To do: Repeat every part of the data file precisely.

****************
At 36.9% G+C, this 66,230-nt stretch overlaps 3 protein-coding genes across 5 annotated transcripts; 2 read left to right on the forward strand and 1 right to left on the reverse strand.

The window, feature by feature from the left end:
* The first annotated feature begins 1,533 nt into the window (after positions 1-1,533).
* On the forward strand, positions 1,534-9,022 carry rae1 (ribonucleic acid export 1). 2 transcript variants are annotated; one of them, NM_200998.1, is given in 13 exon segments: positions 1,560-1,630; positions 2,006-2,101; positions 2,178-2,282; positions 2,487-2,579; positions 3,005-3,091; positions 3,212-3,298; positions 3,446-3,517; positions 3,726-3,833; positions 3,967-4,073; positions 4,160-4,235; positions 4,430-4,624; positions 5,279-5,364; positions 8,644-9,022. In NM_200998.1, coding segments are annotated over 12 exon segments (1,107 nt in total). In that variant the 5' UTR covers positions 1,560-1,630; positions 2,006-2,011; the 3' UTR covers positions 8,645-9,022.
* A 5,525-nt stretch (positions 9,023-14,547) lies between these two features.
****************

At 36.9% G+C, this 66,230-nt stretch overlaps 3 protein-coding genes across 5 annotated transcripts; 2 read left to right on the forward strand and 1 right to left on the reverse strand.

The window, feature by feature from the left end:
* The first annotated feature begins 1,533 nt into the window (after positions 1-1,533).
* On the forward strand, positions 1,534-9,022 carry rae1 (ribonucleic acid export 1). 2 transcript variants are annotated; one of them, NM_200998.1, is given in 13 exon segments: positions 1,560-1,630; positions 2,006-2,101; positions 2,178-2,282; positions 2,487-2,579; positions 3,005-3,091; positions 3,212-3,298; positions 3,446-3,517; positions 3,726-3,833; positions 3,967-4,073; positions 4,160-4,235; positions 4,430-4,624; positions 5,279-5,364; positions 8,644-9,022. In NM_200998.1, coding segments are annotated over 12 exon segments (1,107 nt in total). In that variant the 5' UTR covers positions 1,560-1,630; positions 2,006-2,011; the 3' UTR covers positions 8,645-9,022.
* A 5,525-nt stretch (positions 9,023-14,547) lies between these two features.